which uses the same embedding matrix W and bias vector b for the first and second word in the

co-occurrence, i.e. W˜ = W and b˜ = b in the original loss.

Hint: You may take advantage of NumPy’s broadcasting feature11 for the bias vectors

4.5 Implement the gradient update of GloVe [1pt] [Type 2]

Implement the grad_GloVe() function which computes the gradient of GloVe in a1-code.ipynb.

Look for the ## YOUR CODE HERE ## comment for where to complete the code. Again, note that

you need to implement the gradient for both the symmetric and asymmetric models.

We added a gradient checker function using finite difference called

check_GloVe_gradients(). You can run the specified cell in the notebook to check your gradient

implementation for both the symmetric and asymmetric models before moving forward.

Once you have implemented the gradient, run the following cell marked by the comment

### TODO: Run this cell ### in order to train an asymmetric and symmetric GloVe model. The

code will plot a figure containing the training and validation loss for the two models over the course

of training. Include this plot in your write up.

Hint: In the symmetric model case, you can use what you have derived for the asymmetric

model case. For example, consider a function f(a, b) = a

⊤b, where a, b ∈ R

d

. If we define a = x

and b = x, where x ∈ R

d

, then

∇xf = ∇af + ∇bf

= b + a

= x + x

= 2x

10https://www.math.uwaterloo.ca/~hwolkowi/matrixcookbook.pdf

11https://numpy.org/doc/stable/user/basics.broadcasting.html

16

CSC413/2516 Winter 2023 with Professor Jimmy Ba & Professor Bo Wang Assignment 1

4.6 Effects of a buggy implementation [0pt] [Type 2]

Suppose that during the implementation, you initialized the weight embedding matrix W and W˜

with the same initial values (i.e., W = W˜ = W0). The bias vectors were also initialized the

same, i.e., b = b˜ = b0. Assume also that in this case, the co-occurrence matrix is also symmetric:

Xij = Xji

What will happen to the values of W and W˜ over the course of training? Will they stay equal

to each other, or diverge from each other? Explain your answer briefly.

Hint: Consider the gradient ∇WL versus ∇W˜ L

4.7 Effects of embedding dimension [0pt] [Type 3]

Train the both the symmetric and asymmetric GloVe model with varying dimensionality d. Comment on the results:

1. Which d leads to optimal validation performance for the asymmetric and symmetric models?

2. Why does / doesn’t larger d always lead to better validation error?

3. Which model is performing better (asymmetric or symmetric), and why?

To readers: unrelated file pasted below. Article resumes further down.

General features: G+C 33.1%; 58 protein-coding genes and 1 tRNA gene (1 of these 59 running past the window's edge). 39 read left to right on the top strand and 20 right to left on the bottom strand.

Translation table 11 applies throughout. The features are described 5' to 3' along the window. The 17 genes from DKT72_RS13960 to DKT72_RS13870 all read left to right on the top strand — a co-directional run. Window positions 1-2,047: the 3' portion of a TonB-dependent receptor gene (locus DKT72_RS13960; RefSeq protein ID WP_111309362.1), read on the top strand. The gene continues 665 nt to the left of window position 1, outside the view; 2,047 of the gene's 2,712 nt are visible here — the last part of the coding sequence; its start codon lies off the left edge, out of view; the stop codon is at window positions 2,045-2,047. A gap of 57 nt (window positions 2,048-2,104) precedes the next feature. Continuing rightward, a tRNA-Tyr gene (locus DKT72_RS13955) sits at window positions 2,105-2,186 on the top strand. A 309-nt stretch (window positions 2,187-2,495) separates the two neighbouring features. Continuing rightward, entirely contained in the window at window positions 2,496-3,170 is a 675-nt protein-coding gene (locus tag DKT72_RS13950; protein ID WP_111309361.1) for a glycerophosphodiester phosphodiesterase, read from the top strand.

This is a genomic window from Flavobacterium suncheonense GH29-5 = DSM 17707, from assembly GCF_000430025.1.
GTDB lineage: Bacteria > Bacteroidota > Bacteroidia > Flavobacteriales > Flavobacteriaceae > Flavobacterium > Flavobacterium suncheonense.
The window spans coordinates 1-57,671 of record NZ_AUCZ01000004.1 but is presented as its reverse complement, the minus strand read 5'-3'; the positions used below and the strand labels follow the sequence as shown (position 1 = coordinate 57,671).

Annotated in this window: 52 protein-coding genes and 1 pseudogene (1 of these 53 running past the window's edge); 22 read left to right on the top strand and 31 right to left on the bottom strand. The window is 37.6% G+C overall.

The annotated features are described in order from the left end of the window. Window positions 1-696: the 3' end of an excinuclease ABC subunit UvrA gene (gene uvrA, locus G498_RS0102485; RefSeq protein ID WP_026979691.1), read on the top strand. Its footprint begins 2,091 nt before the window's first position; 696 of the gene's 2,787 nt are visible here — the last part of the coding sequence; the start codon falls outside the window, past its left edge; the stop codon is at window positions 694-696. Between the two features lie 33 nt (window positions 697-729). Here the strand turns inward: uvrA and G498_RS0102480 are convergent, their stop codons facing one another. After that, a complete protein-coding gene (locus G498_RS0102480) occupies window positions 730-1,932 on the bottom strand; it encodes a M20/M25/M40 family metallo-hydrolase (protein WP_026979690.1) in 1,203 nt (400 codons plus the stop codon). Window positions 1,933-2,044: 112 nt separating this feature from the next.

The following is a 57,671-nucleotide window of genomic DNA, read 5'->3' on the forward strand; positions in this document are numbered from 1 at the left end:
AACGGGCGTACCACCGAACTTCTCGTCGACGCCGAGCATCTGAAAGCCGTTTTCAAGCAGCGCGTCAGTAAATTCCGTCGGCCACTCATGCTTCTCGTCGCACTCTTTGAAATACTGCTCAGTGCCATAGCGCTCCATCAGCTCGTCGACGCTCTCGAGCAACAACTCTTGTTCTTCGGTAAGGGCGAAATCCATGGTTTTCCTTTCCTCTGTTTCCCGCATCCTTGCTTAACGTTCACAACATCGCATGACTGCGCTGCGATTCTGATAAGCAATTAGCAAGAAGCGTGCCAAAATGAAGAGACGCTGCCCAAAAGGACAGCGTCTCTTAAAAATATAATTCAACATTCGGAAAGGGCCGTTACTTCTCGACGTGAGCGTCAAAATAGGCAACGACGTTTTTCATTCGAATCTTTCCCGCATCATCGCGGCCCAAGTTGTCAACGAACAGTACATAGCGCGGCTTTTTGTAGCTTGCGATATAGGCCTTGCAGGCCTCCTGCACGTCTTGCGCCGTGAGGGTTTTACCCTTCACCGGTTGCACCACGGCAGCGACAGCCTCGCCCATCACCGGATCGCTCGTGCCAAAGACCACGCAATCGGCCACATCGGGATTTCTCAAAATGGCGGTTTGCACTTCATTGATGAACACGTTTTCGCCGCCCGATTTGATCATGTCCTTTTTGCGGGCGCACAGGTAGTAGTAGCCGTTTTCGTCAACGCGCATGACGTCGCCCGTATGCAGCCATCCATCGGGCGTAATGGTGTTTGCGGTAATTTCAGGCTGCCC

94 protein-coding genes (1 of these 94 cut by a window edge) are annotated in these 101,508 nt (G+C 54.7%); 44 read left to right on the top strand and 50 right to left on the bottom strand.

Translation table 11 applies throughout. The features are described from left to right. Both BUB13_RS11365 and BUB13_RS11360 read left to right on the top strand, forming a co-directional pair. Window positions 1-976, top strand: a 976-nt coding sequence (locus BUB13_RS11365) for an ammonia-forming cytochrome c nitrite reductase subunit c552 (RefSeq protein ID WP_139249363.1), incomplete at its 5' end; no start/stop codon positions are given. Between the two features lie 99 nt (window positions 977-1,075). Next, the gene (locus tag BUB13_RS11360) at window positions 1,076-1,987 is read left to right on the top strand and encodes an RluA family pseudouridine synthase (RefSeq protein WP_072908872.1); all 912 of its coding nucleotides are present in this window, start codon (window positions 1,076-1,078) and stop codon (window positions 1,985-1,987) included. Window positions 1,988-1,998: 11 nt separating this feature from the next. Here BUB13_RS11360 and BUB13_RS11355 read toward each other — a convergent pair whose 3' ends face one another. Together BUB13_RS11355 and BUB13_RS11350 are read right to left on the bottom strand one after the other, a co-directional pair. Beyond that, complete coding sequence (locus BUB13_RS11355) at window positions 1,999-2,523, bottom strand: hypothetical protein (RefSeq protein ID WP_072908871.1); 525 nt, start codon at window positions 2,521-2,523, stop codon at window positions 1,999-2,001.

5 Neural Language Model Network architecture (2pt)

In this assignment, we will train a neural language model like the one we covered in lecture and as

in Bengio et al. [2003]. However, we will modify the architecture slightly, inspired by the Masked

Language Modeling (MLM) objective introduced in BERT [Devlin et al., 2018]. The network takes

in N consecutive words, where one of the words is replaced with a [MASK] token12. The aim of the

network is to predict the masked word in the corresponding output location. See Figure 1 for the

diagram of this architecture.

The network consists of an input layer, embedding layer, hidden layer and output layer. The

input consists of a sequence of N consecutive words, with each word given as integer valued indices.

(e.g., the 250 words in our dictionary are arbitrarily assigned integer values from 0 to 249.) The

embedding layer maps each word to its corresponding vector representation. Each of the N context

words are mapped independently using the same word embedding weights matrix. The embedding

layer has N ×D units, where D is the embedding dimension of a single word. The embedding layer

is fully connected to the hidden layer with H units, which uses a logistic nonlinearity. The hidden

layer in turn is connected to the logits output layer, which has N × V units. Finally, softmax over

V logit output units is applied to each consecutive V logit output units, where V is the number of

words in the dictionary (including the [MASK] token).13

5.1 Number of parameters in neural network model [1pt] [Type 2]

The trainable parameters of the model consist of 3 weight matrices and 2 sets of biases. What is

the total number of trainable parameters in the model, as a function of V, N, D, H? In the diagram

given above, which part of the model (i.e., word_embbeding_weights, embed_to_hid_weights,

hid_to_output_weights, hid_bias, or output_bias) has the largest number of trainable parameters if we have the constraint that V ≫ H > D > N?

14 Explain your reasoning.

12In the original BERT paper, they mask out 15% of the tokens randomly.

13For simplicity we will include the [MASK] token in the output softmax as well.

14The symbol ≫ means “much greater than”

17

CSC413/2516 Winter 2023 with Professor Jimmy Ba & Professor Bo Wang Assignment 1

hid_WR_RXWSXW_ZeighWV